Hatch will join — eventually — apostle Dallin H. Oaks (2013), along with Mitt and Ann Romney (2008), on the list of Latter-day Saints awarded the Canterbury Medal.

Roller-coaster missionary work on the rise

(Photo courtesy of The Church of Jesus Christ of Latter-day Saints) Two missionaries who were serving in Brazil were reassigned to a Portuguese-speaking congregation in Salt Lake City. Mauri Dobbs, left, and Hannah Davidson make a plan for the week in their apartment, Thursday, May 28, 2020.

The missionary program, buffeted by the pandemic, is bouncing back.

After the number of full-time proselytizers plummeted from nearly 68,000 before COVID-19 struck to 42,000 in late April, their ranks rose to 52,000 last month, apostle Dieter F. Uchtdorf, head of the missionary executive committee, said in a recent Church News article. Most are doing any contacting and teaching via technology from their apartments


New stakes, meanwhile, are again being formed.

The Cumorah Foundation’s monthly newsletter notes that the church created three stakes in August — the first since it suspended services in March.

The new stakes are in Newnan, Ga.; Orlando, Fla.; and Worcester, Mass.

Independent researcher Matt Martinich, who tracks church growth on his website, ldschurchgrowth.blogspot.com, also pointed to two new branches being formed recently in Namibia and Botswana.

RootsTech just a click away

(Photo courtesy of The Church of Jesus Christ of Latter-day Saints) Emmitt Smith, the National Football League’s all-time leading rusher and a former Super Bowl champion, shares his journey of connecting to his roots at RootsTech 2020 conference in Salt Lake City on Saturday, Feb. 29, 2020.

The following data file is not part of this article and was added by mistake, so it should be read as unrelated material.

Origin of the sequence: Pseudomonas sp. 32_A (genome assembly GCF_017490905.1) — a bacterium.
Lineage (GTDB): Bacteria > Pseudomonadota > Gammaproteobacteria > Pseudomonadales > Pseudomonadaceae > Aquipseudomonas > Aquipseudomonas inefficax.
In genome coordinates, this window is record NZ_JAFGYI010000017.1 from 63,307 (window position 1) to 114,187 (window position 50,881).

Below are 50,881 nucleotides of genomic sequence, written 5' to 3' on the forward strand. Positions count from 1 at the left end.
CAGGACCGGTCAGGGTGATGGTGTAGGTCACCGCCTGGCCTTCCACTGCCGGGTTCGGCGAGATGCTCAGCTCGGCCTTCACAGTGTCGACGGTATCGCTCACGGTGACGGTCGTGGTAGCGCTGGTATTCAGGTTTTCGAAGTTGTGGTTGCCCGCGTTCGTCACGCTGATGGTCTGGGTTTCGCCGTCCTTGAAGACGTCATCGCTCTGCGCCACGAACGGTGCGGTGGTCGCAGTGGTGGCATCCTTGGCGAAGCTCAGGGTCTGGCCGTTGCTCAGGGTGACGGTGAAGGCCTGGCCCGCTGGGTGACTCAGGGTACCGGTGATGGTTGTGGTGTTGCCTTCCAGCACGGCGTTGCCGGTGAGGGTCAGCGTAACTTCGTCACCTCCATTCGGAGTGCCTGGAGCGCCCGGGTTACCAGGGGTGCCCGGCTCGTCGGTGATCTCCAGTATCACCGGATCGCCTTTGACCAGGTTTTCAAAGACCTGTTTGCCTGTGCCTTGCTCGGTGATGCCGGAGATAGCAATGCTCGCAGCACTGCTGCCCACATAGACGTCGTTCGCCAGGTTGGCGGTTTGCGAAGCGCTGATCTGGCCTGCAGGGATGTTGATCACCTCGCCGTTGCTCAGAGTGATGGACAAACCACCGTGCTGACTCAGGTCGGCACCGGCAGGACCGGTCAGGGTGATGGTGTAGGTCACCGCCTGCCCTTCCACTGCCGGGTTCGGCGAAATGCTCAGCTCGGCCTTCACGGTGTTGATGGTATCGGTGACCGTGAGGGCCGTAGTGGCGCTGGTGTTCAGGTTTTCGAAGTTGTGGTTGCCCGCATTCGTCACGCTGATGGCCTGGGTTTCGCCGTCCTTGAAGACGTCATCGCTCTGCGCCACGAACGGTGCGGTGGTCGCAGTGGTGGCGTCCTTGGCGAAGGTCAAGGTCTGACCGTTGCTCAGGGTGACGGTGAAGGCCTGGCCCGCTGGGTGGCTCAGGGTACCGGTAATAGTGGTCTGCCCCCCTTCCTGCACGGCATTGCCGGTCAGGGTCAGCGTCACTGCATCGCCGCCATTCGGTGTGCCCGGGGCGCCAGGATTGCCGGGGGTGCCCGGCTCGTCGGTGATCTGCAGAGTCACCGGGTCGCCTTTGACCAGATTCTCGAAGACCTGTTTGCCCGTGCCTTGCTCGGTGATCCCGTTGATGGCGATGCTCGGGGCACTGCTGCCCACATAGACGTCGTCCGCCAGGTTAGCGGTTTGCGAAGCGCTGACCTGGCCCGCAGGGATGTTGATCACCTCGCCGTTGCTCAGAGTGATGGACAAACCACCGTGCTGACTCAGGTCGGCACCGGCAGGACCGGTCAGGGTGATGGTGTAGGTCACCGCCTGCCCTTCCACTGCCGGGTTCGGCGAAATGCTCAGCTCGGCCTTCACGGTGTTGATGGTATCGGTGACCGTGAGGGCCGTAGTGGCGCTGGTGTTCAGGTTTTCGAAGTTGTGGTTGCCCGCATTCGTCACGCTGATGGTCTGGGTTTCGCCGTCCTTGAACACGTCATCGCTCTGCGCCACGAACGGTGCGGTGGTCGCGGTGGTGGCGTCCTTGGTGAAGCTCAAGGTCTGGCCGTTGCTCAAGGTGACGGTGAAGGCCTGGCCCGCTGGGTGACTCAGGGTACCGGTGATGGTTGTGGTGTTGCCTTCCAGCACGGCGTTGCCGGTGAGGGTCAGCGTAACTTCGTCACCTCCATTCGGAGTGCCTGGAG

RootsTech, the annual family history extravaganza, will be a free virtual event this year.

Due to COVID-19, the conference, originally scheduled for Feb. 3-6 in Salt Lake City, will be available online Feb. 25-27.

“The pandemic is giving us the opportunity to bring RootsTech to a broader audience worldwide,” Steve Rockwood, FamilySearch International CEO, said in a news release. “A virtual event also allows us to expand our planning to truly make this a global celebration of family and connection.”

RootsTech Connect 2021 will offer livestream and on-demand content to accommodate differences in time zones for participants, the release said. Sessions also will be available to view after the event.

Visit rootstech.org to register.

This week’s podcast: Finding Heavenly Mother

In 2015, the church issued a short essay matter-of-factly affirming its belief in a Heavenly Mother.

It was only six paragraphs, barely 600 words. That left the subject wide open to imaginative exploration with more and more leaders and members embracing the idea and mentioning Heavenly Parents in writings and sermons.

Latter-day Saint poet Carol Lynn Pearson insists the world “needs” to find, or rediscover, Heavenly Mother, arguing that bringing her back “is not just cosmetic, it is cosmic” and can help bring peace, justice and harmony to the planet.

She undertakes that quest in her new volume of verses, “Finding Mother God: Poems to Heal the World,” and discusses it on this week’s podcast.

Listen here.